Answer 3:

Russ (@russmcb),

Thinking back , the chain drive on early Clubsport cars seemed to work well , it took sometime to find a correct quality chain that would wear at an acceptable rate, but also these cars had relatively lower grip tyres and relatively little downforce, the cars would slide very controllable in corners , great fun, but the lack of grip would limit the load on the transmission components 


When the Prosport 1300 was conceived , with F3 sized tyres and wings , the transmission load increased , and we had to work harder on chain life,  especially when we were doing two hour races with refueling and driver changes, adjusting or lubing a chain mid race is not best idea 


The chain drive is seen as very efficient, but, I would suggest folks should try to hold one in your hand when it is directly off the track, it’s another level of hot, amazing it continues to work, it gives you an idea of the energy it is coping with – it’s significant 


Plus, it was 2001 and we should be thinking about moving on the level of serviceability from open, unprotected chain drive, worked well in 1901, but so did grey cast iron – until we discovered something better.  And our customers were using in all locations, tracks in desert around a lot of sand, chain does not last long if it is not lubed regularly and exposed to grit. 


As the SR3 was even bigger, more powerful, heavier, two seats etc, we looked at a simple way of taking drive from the output shaft to a differential.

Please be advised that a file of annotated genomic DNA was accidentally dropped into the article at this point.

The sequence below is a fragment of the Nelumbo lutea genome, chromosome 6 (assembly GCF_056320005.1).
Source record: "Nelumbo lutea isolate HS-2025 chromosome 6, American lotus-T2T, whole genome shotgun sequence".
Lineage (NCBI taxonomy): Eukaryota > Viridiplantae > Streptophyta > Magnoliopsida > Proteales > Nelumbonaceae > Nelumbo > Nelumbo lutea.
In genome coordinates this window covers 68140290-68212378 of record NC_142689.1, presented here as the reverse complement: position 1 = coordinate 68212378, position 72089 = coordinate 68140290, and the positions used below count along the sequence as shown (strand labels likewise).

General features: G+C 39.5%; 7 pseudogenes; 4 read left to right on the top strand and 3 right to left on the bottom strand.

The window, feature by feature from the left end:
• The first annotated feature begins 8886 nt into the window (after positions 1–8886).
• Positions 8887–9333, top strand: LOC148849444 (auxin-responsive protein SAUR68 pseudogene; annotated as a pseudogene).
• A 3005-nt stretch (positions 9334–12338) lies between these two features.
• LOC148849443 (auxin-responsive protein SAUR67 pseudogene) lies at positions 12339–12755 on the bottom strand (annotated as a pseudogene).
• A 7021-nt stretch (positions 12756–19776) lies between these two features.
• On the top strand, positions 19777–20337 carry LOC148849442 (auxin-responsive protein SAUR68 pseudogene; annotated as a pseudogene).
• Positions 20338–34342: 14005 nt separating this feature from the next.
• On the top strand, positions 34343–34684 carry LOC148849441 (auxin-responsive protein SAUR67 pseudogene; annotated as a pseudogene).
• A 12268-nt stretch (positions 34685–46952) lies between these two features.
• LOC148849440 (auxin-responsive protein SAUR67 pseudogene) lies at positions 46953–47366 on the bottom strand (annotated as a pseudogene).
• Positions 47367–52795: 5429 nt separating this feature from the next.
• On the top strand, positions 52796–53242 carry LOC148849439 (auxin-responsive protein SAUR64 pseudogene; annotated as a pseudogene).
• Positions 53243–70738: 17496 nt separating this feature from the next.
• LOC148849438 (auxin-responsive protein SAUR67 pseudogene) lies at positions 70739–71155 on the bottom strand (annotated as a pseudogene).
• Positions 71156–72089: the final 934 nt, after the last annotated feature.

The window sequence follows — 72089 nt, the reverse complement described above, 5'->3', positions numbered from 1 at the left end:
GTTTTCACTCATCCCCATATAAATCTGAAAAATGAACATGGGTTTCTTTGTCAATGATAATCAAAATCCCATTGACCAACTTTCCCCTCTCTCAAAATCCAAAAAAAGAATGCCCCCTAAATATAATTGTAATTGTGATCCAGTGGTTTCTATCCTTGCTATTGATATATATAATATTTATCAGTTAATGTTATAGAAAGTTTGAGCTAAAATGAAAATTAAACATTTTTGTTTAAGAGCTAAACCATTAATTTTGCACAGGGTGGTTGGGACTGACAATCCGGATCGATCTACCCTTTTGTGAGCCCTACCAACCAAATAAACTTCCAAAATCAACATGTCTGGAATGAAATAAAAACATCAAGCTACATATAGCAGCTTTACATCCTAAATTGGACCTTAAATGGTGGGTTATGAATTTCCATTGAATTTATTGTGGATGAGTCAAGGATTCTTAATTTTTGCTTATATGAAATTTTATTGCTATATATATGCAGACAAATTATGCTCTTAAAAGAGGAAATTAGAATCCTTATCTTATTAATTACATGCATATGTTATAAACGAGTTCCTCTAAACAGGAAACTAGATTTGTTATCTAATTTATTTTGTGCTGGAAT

The location and geometry designed the basic transmission layout really, a question of  “joining the dots” drop straight back to rear axle with in line straight cut gears , and idler in the train to provide a better means of reverse 

Mike Quaife was someone I had worked with for my ford based gearboxes in earlier life.

Quaife Engineering supplied our first 150 differentials for Clubsport and Prosport Cars. 


 Mike and Quaife Engineering was very supportive of new initiatives and attacked new ideas with the same  energy that we all did , and was keen to show what they could do.

So together , back and forth with ideas , possibilities and costs , the “Gear Drive Unit” was concepted  in double quick time. 

Quaife paid for all casting design and tooling , with one proviso , that Mike and I still laugh about today , Mike insisted we must order and take “ at least 25 units “ last count was 2000 transmissions in 18 years ….. not a bad ‘bet’ by Mike! 


Kind Regards,

Phil Abbott

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